Not too long ago on a Sunday morning, our Sunday school teacher gave a message that God really used to speak to my heart—and I don’t want to sound like this is an infrequent experience, because I go to church asking God to speak to me, and He always does. I mean, it’s wonderful as I go with my heart prepared.

But this particular lesson was a message on being merciful, and I’ve never been accused of having that spiritual gift. God really spoke to me about some of my critical tendencies and my bent to assume the worst of others as I was listening to this message. The Word, the Spirit of God was just piercing and penetrating my heart as I listened.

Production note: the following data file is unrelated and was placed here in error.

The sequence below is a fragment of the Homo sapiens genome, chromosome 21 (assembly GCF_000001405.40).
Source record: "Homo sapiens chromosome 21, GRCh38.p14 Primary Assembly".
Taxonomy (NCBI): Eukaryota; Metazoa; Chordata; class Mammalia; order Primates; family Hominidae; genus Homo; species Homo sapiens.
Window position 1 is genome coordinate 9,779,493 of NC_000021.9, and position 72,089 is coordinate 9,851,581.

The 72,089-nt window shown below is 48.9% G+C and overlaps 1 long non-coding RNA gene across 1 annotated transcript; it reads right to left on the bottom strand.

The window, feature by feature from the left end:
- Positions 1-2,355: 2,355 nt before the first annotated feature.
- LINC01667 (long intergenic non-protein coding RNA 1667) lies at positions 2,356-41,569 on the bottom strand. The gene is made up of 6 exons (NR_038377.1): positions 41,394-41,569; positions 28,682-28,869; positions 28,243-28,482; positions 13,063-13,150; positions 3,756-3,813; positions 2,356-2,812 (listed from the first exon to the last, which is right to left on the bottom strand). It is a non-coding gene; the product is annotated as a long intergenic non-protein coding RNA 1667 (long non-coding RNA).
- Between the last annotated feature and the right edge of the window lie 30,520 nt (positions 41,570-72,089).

Well, right after the lesson ended, a friend came up to me in the break between Sunday school and church and said, “So how are you doing?”

And I said, “I’m convicted!” I was still pondering, still meditating on what I just heard, and I’ve continued through the week. I’ve talked about that passage, that Sunday school lesson, with my walking partner.

Let me ask you, can you even remember what the sermon was about in your church last Sunday? I hope you can. But I hope you’ve been pondering it through the week and not just leaving church and then going the rest of the week letting the world fill in all the nooks and crannies, the cracks and crevices of your life.

You need to let the Word that you hear on the Lord’s day work on you and continue to work in your life through the course of the week. It’s such a joy to me to see other people start to get it when it comes to meditation on the Word of God and really start to experience the fruit and the blessing and the reward of getting into God’s Word and getting God’s Word into them